I listened to a lot of Bowie during this project. It was roughly period appropriate. Input: The classic Aladdin Sane cover:


Hockney-Style Composite Output:


David Hockney is an artist who has dabbled in lots of different media and disciplines, from painting to stage design to, briefly and famously, photography.

Though Wikipedia says he eventually grew frustrated with the camera’s single-eye approach to a scene, his efforts to compensate for it through collages and polaroid composites are well documented.

While Hockney’s compositions are created from many different images with all the quirks and subtleties of a human hand holding a 35mm or polaroid camera, my idea was to recreate the style of his collages and composites using a single source image.

Hockney’s collages are composed of lots of photos of the same subject or same scene, layered and mixed and jumbled to give textural comment. The polaroid composites are orderly layouts of polaroids taken of the same scene at different times and slightly different points.


To approach this, I built a custom library centered around the abstraction of ImageTiles. These are sub-images of the source file that have lots of different properties: show, don’t show, zoom in, zoom out, bright, darken, emphasize, scatter, and room for lots more.

After a semester spent mired mostly in C++ with a little Python, I took the liberty of doing this in Java, which was… really nice, actually. It was fun to be able to get ideas out without tripping over syntax. I will get around to learning Python properly someday, but that is not this day! The source code is here: https://github.com/ecurtin/PhotoCollage/

Using this custom library, which relied on some oldie but goodie and MUCH MORE NICELY FORMATTED code from my dear old writes-Java-like-its-70’s-Fortran computer graphics professor, I built an application to make collages and an application to make composites.


The applications follow roughly the same format:

  • Input the image
  • Split it into ImageTiles
  • Pipe these imageTiles through a number of transformations including
    • Scatter: move the coordinates for where the tile will be rendered to a random location a random distance away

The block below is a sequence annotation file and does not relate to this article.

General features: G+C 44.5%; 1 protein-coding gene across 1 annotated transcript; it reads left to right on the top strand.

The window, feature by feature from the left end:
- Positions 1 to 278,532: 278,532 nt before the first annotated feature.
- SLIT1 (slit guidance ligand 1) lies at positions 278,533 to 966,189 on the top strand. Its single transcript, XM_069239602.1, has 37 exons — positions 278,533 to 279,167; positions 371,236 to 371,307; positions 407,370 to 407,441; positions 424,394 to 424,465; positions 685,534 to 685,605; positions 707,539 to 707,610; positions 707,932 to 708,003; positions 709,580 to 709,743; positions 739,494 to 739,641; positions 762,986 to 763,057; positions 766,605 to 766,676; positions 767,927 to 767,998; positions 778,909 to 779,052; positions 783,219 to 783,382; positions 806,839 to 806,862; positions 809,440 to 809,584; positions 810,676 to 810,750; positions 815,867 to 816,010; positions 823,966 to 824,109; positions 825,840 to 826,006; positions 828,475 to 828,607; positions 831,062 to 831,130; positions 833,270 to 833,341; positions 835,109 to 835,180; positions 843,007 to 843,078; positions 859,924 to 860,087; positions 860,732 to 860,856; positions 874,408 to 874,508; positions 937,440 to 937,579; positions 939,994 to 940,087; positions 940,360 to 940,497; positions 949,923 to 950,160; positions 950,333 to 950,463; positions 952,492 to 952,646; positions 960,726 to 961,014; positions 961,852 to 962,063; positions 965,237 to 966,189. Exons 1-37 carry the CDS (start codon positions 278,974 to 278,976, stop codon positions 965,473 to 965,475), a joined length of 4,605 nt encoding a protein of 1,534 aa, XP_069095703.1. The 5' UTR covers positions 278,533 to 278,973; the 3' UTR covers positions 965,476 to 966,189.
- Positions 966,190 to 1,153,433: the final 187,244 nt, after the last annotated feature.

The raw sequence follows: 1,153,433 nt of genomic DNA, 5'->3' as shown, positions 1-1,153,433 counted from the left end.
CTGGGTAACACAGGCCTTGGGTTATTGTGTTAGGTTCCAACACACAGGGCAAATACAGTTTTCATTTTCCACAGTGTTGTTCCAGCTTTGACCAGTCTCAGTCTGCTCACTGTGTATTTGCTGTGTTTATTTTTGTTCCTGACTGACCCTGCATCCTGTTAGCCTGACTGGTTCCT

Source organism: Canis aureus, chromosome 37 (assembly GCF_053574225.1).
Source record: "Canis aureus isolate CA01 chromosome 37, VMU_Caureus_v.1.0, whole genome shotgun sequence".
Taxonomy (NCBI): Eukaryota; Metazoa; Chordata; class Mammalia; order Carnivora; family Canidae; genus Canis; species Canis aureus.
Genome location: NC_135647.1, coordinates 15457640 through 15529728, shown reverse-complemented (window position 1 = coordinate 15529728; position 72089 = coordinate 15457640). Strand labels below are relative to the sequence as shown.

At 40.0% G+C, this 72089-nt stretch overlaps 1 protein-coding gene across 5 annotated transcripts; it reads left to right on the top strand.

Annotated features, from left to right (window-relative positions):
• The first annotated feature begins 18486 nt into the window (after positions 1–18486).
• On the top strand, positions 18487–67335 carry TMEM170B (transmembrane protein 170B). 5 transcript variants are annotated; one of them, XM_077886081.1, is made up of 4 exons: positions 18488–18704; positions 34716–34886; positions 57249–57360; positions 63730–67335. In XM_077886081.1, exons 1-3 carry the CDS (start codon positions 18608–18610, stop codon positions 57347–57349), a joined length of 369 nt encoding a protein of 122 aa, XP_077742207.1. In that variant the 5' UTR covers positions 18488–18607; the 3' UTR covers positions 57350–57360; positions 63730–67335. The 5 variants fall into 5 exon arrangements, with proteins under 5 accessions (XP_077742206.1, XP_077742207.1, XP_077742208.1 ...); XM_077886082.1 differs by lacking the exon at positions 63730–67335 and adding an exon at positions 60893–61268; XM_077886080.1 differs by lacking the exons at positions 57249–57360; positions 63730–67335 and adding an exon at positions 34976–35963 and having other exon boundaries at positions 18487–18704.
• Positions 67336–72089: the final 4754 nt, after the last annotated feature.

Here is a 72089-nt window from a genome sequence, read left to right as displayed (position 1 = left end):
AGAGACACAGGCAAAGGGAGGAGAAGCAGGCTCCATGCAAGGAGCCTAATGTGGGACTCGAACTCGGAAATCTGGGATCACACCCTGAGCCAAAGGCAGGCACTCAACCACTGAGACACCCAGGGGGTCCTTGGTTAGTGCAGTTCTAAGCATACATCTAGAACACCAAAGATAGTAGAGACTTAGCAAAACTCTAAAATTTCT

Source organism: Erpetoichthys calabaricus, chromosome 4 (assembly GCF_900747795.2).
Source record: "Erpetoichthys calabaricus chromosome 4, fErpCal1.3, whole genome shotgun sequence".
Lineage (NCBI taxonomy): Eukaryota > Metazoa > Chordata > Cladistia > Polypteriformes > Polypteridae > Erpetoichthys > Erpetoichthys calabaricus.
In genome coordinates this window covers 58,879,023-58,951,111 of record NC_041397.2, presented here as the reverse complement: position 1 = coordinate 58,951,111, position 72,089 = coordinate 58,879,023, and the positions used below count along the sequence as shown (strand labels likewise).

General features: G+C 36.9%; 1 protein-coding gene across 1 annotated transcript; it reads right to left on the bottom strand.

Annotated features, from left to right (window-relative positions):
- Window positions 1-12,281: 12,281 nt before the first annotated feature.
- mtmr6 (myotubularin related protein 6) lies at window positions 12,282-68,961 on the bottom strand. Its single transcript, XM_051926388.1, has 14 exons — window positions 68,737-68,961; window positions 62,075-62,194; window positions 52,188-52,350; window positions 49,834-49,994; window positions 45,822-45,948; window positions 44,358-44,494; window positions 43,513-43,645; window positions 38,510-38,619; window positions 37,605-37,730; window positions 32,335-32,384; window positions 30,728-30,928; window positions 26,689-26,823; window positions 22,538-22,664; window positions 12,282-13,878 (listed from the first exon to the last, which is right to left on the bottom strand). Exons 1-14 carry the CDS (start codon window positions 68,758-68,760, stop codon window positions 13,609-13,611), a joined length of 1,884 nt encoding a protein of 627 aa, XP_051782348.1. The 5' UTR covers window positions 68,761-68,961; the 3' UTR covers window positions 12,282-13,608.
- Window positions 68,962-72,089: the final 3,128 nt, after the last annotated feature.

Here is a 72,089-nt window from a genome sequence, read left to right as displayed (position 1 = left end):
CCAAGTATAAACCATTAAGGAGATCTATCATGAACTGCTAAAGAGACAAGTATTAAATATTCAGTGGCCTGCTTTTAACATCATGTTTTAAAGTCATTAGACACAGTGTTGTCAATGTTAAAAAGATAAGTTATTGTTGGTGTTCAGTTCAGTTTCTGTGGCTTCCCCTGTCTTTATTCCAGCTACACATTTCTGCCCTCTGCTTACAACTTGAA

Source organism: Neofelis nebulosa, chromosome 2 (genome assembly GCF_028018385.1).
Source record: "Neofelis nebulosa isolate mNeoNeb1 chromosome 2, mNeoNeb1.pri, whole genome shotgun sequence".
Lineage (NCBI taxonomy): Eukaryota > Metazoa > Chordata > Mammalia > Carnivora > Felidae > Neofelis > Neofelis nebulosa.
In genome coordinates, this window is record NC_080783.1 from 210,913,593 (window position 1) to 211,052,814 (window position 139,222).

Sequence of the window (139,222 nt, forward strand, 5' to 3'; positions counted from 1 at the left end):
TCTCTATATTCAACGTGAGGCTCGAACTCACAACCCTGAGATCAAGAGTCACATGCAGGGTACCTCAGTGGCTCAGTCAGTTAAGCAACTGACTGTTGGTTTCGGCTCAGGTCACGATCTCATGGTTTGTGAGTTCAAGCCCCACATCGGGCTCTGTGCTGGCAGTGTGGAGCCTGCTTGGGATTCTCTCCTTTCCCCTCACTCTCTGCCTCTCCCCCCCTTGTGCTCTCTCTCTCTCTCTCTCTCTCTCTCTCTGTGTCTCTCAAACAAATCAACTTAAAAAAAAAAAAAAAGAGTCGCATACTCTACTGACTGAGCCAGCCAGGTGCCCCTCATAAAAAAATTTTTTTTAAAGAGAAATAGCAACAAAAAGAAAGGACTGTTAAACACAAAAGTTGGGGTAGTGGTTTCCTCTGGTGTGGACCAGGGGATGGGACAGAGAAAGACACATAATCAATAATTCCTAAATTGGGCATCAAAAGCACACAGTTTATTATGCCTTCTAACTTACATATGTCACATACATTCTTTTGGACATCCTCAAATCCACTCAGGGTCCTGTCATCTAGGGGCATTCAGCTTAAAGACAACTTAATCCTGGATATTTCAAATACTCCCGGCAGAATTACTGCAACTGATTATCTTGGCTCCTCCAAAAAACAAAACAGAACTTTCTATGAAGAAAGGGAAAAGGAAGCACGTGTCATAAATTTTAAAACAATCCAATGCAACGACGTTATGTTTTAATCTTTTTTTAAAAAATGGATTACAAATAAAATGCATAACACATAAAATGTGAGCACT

• Show/Hide: For the collage, randomly show or hide the tile based on a density parameter
    • Brighten/Darken: make the image randomly a little brighter or a little darker (I found a little goes a looong way for this one)
    • Zoom: randomly zoom the tile in or out.
    • Others! It’s super easy to write a method to do something to a single tile and simply add it in the main run loop of the program.


Bonus, although I haven’t gotten around to it, this is embarrassingly parallel. I could speed this up IMMENSELY by generating a bunch of worker threads to each work on their own tile or small set of tiles.

And speaking of things I haven’t gotten around to yet, there’s lot of room for improvement here, especially in the collage. A few ideas:

To increase the analog or human jitter realism:

  • Different kinds of exposure modification beyond just lighten/darken
  • Random rotation within a specified range
  • Color distortion to simulate differences apparent in the chemical development process

To further the aesthetic qualities:

  • Apply scatter based on heuristics instead of pure probability. Move in the direction of the gradient of the tile?
  • Apply heuristics and/or computer vision techniques to detect interesting features and large swaths of similar space, emphasizing and de-emphasizing as appropriate (is de-emphasizing a word?)

To make the application more friendly/usable, since apparently nobody likes one-liner shell scripts with ~18 anonymous numerical parameters

  • An actual GUI! Something I haven’t had to think about since I started doing Systems! Maybe github.io? Maybe just a .jar?
  • Paralleliize (how on earth do you spell that?) for speed
  • Perhaps an interface where the user can graphically select regions of interest as input

Finally, Professor Irfan Essa: